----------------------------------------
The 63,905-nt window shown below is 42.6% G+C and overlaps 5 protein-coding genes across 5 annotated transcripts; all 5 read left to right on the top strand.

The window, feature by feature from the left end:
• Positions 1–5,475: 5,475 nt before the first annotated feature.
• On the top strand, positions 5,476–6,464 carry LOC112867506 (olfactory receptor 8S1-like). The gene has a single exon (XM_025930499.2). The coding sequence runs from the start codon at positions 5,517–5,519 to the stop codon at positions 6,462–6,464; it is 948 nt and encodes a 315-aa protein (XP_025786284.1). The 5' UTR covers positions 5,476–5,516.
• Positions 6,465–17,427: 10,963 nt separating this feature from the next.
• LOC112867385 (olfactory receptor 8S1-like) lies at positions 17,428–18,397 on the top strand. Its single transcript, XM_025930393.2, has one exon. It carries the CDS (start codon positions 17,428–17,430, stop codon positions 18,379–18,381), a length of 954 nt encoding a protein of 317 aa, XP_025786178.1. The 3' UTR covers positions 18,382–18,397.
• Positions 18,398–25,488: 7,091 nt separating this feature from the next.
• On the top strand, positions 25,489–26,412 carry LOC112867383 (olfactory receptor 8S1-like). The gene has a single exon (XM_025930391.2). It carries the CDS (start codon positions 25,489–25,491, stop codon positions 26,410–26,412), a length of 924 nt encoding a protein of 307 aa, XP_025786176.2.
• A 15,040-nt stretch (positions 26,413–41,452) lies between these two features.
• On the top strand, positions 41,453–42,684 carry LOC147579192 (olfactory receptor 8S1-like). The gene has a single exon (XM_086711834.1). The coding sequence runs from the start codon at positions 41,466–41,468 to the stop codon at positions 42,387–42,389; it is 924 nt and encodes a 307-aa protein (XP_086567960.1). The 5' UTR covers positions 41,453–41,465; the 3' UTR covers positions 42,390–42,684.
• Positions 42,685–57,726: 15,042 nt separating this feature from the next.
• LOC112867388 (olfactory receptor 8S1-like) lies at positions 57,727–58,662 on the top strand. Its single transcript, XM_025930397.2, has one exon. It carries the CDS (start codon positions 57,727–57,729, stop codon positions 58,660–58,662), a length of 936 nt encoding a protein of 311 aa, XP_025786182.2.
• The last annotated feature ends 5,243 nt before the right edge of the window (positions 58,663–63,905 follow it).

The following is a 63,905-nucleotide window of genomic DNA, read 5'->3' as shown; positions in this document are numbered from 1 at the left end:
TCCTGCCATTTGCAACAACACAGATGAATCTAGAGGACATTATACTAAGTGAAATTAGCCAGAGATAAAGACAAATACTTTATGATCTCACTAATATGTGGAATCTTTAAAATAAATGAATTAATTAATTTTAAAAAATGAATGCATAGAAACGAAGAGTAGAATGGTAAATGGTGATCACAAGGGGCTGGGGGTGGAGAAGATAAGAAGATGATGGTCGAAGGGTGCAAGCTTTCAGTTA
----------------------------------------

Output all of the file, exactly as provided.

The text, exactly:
The 63,905-nt window shown below is 42.6% G+C and overlaps 5 protein-coding genes across 5 annotated transcripts; all 5 read left to right on the top strand.

The window, feature by feature from the left end:
• Positions 1–5,475: 5,475 nt before the first annotated feature.
• On the top strand, positions 5,476–6,464 carry LOC112867506 (olfactory receptor 8S1-like). The gene has a single exon (XM_025930499.2). The coding sequence runs from the start codon at positions 5,517–5,519 to the stop codon at positions 6,462–6,464; it is 948 nt and encodes a 315-aa protein (XP_025786284.1). The 5' UTR covers positions 5,476–5,516.
• Positions 6,465–17,427: 10,963 nt separating this feature from the next.
• LOC112867385 (olfactory receptor 8S1-like) lies at positions 17,428–18,397 on the top strand. Its single transcript, XM_025930393.2, has one exon. It carries the CDS (start codon positions 17,428–17,430, stop codon positions 18,379–18,381), a length of 954 nt encoding a protein of 317 aa, XP_025786178.1. The 3' UTR covers positions 18,382–18,397.
• Positions 18,398–25,488: 7,091 nt separating this feature from the next.
• On the top strand, positions 25,489–26,412 carry LOC112867383 (olfactory receptor 8S1-like). The gene has a single exon (XM_025930391.2). It carries the CDS (start codon positions 25,489–25,491, stop codon positions 26,410–26,412), a length of 924 nt encoding a protein of 307 aa, XP_025786176.2.
• A 15,040-nt stretch (positions 26,413–41,452) lies between these two features.
• On the top strand, positions 41,453–42,684 carry LOC147579192 (olfactory receptor 8S1-like). The gene has a single exon (XM_086711834.1). The coding sequence runs from the start codon at positions 41,466–41,468 to the stop codon at positions 42,387–42,389; it is 924 nt and encodes a 307-aa protein (XP_086567960.1). The 5' UTR covers positions 41,453–41,465; the 3' UTR covers positions 42,390–42,684.
• Positions 42,685–57,726: 15,042 nt separating this feature from the next.
• LOC112867388 (olfactory receptor 8S1-like) lies at positions 57,727–58,662 on the top strand. Its single transcript, XM_025930397.2, has one exon. It carries the CDS (start codon positions 57,727–57,729, stop codon positions 58,660–58,662), a length of 936 nt encoding a protein of 311 aa, XP_025786182.2.
• The last annotated feature ends 5,243 nt before the right edge of the window (positions 58,663–63,905 follow it).

The following is a 63,905-nucleotide window of genomic DNA, read 5'->3' as shown; positions in this document are numbered from 1 at the left end:
TCCTGCCATTTGCAACAACACAGATGAATCTAGAGGACATTATACTAAGTGAAATTAGCCAGAGATAAAGACAAATACTTTATGATCTCACTAATATGTGGAATCTTTAAAATAAATGAATTAATTAATTTTAAAAAATGAATGCATAGAAACGAAGAGTAGAATGGTAAATGGTGATCACAAGGGGCTGGGGGTGGAGAAGATAAGAAGATGATGGTCGAAGGGTGCAAGCTTTCAGTTA